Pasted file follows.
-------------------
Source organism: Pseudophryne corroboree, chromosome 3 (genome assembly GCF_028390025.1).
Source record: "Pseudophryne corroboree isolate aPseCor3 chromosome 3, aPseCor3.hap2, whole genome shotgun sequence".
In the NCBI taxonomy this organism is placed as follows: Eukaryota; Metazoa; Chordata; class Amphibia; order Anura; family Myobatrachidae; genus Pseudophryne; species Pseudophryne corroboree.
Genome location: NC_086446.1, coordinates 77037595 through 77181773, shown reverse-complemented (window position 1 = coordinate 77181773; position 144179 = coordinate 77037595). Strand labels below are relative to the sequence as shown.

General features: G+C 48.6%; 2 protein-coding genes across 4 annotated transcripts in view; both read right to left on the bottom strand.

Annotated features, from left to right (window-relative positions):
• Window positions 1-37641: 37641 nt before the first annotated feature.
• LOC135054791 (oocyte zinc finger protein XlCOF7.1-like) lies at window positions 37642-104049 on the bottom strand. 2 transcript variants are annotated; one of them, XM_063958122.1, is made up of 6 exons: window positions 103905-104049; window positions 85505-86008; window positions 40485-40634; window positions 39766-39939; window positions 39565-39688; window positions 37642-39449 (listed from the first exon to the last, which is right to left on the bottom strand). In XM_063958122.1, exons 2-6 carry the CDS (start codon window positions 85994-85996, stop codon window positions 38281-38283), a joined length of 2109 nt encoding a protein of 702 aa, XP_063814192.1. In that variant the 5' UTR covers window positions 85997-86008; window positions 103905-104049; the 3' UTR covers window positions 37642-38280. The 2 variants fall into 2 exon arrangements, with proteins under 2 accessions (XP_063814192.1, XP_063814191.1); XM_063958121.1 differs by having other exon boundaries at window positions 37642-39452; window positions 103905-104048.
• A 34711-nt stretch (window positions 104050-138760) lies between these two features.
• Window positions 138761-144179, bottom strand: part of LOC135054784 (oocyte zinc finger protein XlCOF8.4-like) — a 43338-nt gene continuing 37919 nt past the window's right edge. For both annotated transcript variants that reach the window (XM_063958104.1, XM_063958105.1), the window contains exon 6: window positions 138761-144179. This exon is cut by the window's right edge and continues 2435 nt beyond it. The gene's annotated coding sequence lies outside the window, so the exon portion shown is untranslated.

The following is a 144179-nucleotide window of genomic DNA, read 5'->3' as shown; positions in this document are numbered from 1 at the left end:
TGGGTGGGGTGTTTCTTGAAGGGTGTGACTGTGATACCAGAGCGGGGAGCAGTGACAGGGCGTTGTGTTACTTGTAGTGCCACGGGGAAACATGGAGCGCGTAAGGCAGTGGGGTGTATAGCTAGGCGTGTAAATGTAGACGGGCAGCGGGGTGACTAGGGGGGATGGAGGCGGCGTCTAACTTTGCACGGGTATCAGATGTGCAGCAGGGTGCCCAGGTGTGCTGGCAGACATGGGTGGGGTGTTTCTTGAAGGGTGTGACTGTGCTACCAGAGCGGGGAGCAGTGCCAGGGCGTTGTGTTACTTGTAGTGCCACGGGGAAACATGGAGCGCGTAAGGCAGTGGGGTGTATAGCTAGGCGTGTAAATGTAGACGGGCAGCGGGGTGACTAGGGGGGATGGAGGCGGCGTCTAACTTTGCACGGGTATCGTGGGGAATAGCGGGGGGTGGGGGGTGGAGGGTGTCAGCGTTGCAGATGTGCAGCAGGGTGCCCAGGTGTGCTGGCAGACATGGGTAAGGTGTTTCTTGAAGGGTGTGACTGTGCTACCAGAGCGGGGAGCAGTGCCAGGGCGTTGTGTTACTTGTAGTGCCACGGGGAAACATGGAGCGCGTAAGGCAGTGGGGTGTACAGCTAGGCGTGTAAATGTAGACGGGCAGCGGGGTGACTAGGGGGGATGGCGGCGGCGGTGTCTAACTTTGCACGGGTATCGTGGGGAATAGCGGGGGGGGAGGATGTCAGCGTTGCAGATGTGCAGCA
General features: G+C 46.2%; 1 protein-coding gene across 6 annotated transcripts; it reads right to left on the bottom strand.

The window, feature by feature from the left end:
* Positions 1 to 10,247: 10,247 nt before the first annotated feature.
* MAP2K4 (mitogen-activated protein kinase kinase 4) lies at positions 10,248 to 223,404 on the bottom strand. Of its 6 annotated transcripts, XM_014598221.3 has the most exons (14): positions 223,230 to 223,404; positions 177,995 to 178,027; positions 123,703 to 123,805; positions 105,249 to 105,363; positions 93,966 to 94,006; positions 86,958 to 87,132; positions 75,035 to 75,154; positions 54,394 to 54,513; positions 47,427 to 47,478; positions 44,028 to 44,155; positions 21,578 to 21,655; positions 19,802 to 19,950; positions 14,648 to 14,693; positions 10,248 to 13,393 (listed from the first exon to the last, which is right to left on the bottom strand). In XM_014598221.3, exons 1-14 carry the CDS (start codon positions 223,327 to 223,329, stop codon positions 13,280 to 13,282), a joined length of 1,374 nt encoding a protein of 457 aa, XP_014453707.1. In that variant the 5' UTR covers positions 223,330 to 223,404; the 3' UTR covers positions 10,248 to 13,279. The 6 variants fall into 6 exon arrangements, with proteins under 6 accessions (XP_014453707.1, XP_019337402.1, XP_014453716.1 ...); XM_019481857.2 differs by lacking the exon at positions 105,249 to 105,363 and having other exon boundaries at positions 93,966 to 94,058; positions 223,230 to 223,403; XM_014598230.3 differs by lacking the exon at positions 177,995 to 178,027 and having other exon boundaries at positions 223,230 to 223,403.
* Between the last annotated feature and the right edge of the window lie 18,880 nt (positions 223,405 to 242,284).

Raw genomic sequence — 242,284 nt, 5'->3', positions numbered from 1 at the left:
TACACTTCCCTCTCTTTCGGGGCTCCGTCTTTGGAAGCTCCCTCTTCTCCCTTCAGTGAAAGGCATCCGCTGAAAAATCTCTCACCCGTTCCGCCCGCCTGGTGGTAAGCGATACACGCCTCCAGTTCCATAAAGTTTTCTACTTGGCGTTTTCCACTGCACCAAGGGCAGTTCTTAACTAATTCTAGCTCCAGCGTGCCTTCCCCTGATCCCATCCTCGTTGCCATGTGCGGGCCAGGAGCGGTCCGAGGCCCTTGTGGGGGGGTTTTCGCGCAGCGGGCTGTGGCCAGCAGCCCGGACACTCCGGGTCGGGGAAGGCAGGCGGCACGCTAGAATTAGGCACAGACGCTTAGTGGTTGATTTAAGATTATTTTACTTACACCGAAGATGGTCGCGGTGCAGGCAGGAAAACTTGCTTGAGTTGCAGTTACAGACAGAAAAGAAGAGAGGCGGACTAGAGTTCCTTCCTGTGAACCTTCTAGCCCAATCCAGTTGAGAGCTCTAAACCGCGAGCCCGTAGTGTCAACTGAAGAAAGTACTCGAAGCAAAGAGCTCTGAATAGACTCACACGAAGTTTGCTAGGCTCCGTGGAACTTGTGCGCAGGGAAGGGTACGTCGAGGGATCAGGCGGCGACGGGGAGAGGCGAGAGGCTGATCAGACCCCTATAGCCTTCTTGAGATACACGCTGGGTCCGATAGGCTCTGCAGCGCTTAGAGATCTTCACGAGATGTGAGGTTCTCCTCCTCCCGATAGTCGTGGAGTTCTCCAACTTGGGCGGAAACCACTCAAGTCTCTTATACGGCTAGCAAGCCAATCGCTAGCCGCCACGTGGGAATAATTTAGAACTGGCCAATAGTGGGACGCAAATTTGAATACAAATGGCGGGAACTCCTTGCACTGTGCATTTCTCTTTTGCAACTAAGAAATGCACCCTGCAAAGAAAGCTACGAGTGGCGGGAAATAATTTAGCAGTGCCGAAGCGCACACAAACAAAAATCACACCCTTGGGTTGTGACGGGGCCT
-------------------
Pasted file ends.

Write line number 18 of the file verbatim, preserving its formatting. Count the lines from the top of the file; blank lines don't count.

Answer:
Raw genomic sequence — 242,284 nt, 5'->3', positions numbered from 1 at the left: